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Government and Civics

Page history last edited by Angela Cunningham 11 years, 2 months ago
 

Program of Studies

Big Idea | Academic Expectations | Enduring Knowledge - Understandings | Skills and Concepts

 

 

BCHS Documents

Enduring Understandings & Essential Questions | Content Tracking Form | Common Assessment #1#2#3 | Word Bank | PLC Work

 


Core Content for Assessment

 

Multiple Choice

ORQs

Activities

Resources

Formation of Governments  

       

SS-HS-1.1.1 - Master

Students will compare and contrast (purposes, sources of power) various forms of government in the world (e.g., monarchy, democracy, republic, dictatorship) and evaluate how effective they have been in establishing order, providing security and accomplishing common goals.

DOK 3

 MM  

 

A

 R

SS-HS-1.1.2 - Master

Students will explain and give examples of how democratic governments preserve and protect the rights and liberties of their constituents through different sources (e.g., U.N. Charter, Declaration of the Rights of Man, U.N. Declaration of Human Rights, U.S. Constitution).

DOK 2                              

MM, MM, M

 O, OO

A

 

SS-HS-1.1.3

Students will evaluate how the U.S. government's response to contemporary issues and societal problems (e.g., education, welfare system, health insurance, childcare, crime) reflects the needs, wants and demands of its citizens (e.g., individuals, political action committees, special interest groups, political parties).

 

OOO

A

R

Constitutional Principles

       

SS-HS-1.2.1 - Master

Students will analyze how powers of government are distributed and shared among levels and branches and evaluate how this distribution of powers protects the "common good" (e.g., Congress legislates on behalf of the people; the President represents the people as a nation; the Supreme Courts acts on behalf of the people as a whole when it interprets the Constitution.

DOK 3

MMMM

MMMM

MMM

OOOO

A

R

SS-HS-1.2.2 - Master

Students will interpret the principles of limited government (e.g., rule of law, federalism, checks and balances, majority rule, protection of minority rights, separation of powers) and evaluate how these principles protect individual rights and promote the "common good."    

DOK 3

MMMM

MMM

OO

A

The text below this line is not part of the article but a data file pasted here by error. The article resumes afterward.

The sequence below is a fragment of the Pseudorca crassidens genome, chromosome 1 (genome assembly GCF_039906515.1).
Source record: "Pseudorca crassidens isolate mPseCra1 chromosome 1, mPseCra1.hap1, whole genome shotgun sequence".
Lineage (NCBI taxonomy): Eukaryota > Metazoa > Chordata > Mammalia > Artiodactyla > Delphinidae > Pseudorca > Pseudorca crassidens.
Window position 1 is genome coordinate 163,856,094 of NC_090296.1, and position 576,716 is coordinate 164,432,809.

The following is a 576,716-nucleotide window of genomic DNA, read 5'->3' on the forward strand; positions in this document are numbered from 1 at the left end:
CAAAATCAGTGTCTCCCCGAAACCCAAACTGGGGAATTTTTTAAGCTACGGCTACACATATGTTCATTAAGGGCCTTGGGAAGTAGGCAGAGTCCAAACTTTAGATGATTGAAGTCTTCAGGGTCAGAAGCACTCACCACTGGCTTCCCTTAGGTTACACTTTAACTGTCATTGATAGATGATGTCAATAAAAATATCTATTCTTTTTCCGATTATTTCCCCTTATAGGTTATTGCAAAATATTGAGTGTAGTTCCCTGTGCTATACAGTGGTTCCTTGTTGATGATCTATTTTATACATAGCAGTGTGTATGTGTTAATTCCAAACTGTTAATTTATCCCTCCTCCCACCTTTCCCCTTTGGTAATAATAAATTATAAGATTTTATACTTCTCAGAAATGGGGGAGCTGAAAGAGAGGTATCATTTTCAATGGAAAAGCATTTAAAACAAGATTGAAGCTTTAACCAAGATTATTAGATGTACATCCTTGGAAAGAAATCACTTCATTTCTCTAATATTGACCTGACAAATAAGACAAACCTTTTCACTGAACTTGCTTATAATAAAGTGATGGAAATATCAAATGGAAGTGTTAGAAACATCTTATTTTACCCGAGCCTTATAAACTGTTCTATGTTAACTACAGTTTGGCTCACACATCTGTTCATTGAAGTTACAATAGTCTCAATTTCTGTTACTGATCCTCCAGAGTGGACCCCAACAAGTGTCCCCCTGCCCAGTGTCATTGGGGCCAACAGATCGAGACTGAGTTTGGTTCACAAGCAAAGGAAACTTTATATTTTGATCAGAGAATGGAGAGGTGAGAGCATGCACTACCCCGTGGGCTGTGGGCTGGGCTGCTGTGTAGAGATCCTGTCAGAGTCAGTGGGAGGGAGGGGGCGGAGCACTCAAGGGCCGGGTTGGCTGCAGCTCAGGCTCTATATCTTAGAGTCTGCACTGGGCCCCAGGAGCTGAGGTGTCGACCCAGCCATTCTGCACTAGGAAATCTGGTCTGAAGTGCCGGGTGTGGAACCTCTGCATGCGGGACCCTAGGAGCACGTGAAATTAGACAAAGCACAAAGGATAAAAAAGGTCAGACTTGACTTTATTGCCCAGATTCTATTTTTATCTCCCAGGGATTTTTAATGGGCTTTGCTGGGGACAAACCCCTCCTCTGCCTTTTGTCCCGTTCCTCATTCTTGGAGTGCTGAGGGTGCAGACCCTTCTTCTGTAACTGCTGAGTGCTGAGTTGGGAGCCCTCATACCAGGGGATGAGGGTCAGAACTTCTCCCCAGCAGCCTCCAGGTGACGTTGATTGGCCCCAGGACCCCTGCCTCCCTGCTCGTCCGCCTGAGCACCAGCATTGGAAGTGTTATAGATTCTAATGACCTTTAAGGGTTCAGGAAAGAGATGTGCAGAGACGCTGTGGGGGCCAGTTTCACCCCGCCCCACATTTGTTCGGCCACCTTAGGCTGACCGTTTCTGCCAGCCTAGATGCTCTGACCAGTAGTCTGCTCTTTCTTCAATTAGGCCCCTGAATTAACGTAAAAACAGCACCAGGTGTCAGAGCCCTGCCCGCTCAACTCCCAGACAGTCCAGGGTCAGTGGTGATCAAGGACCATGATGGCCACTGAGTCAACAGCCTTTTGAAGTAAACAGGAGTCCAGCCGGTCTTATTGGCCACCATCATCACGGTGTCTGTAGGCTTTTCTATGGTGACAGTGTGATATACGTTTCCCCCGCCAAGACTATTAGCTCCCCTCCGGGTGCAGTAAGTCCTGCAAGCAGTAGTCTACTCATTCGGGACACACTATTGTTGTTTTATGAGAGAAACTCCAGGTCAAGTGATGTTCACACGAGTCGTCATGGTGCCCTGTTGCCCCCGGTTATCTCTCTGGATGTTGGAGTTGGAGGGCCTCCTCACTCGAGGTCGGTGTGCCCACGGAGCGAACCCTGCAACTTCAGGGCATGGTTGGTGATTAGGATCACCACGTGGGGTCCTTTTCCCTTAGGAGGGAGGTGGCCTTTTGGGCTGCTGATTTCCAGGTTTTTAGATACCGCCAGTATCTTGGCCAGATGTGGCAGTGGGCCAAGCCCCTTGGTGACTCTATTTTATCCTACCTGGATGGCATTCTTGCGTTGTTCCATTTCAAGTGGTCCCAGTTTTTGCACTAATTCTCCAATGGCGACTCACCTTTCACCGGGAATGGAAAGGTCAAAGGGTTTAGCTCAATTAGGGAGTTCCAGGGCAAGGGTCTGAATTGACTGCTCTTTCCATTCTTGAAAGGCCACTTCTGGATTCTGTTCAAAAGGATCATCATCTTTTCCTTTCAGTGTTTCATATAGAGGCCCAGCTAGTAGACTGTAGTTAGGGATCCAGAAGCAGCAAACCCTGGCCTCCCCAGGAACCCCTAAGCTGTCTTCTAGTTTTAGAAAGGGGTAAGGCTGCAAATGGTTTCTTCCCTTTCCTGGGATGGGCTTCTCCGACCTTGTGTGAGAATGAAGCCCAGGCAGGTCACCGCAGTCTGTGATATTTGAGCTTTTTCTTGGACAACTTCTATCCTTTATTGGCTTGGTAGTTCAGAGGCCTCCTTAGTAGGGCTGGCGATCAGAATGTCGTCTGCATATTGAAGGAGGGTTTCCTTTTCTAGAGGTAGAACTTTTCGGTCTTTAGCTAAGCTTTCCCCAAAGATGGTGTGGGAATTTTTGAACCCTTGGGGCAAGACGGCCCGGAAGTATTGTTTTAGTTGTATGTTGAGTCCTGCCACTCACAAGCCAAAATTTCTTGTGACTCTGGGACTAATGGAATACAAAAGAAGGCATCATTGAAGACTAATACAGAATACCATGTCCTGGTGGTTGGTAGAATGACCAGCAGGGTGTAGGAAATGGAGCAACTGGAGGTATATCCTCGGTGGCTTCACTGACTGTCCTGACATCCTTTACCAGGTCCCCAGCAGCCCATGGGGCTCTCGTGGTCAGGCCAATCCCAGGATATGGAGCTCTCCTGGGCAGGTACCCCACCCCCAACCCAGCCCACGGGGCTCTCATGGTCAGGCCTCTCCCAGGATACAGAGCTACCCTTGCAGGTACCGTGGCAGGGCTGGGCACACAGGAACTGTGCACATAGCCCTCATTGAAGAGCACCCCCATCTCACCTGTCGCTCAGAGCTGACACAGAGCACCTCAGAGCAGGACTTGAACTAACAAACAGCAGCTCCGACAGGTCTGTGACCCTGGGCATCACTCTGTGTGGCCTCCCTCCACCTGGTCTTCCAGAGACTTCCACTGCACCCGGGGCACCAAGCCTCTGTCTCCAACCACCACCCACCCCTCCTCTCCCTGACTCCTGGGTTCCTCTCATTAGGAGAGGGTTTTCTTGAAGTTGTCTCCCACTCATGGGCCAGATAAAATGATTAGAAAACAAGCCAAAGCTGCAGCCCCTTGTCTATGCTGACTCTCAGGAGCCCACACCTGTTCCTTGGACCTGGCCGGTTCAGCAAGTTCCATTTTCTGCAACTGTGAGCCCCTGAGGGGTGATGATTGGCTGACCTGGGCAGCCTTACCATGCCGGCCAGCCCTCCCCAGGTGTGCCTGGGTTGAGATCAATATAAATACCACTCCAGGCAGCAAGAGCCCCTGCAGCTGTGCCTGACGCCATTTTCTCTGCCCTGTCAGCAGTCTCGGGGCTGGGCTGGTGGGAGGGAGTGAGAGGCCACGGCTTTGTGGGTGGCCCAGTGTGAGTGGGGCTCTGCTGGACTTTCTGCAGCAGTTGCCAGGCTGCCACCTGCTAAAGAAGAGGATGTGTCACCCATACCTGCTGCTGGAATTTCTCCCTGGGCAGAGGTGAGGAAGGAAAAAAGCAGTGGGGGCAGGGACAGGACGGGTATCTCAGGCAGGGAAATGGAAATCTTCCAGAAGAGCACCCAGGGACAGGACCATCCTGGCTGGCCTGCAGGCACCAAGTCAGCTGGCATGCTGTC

Rights and Responsibilities

       

SS-HS-1.3.1 - Master

Students will explain and give examples how the rights of one individual (e.g., smoking in public places, free speech) may, at times, be in conflict (e.g., libel, slander) with the rights of another.

DOK 2

MM 

O

 

R

SS-HS-1.3.2 - Master

Students will explain how the rights of an individual (e.g., Freedom of Information Act, privacy) may, at times, be in conflict with the responsibility of the government to protect the "common good" (e.g., homeland security issues, environmental regulations, censorship, search and seizure).

DOK 2

MM

   

R

SS-HS-1.3.3 - Master

Students will evaluate the impact citizens have on the functioning of a democratic government by assuming responsibilities (e.g., seeking and assuming leadership positions) and duties (e.g., serving as jurors, paying taxes, complying with local, state and federal laws, serving in the armed services).

DOK 3

M

 O, O

   
The Factual & Interpretive Nature of History        

SS-HS-5.1.1 - Introduce

Students will use a variety of tools (e.g., primary and secondary sources, data, artifacts) to analyze perceptions and perspectives (e.g., gender, race, region, ethnic group, nationality, age, economic status, religion, politics, geographic factors) of people and historical events in the modern world (1500 A.D. to present) and United States History (Reconstruction to present).

DOK 3

       

SS-HS-5.1.2  - Introduce

Students will analyze how history is a series of connected events shaped by multiple cause and effect relationships, tying past to present.

DOK 3

       

 


Work in Progress 

 

 

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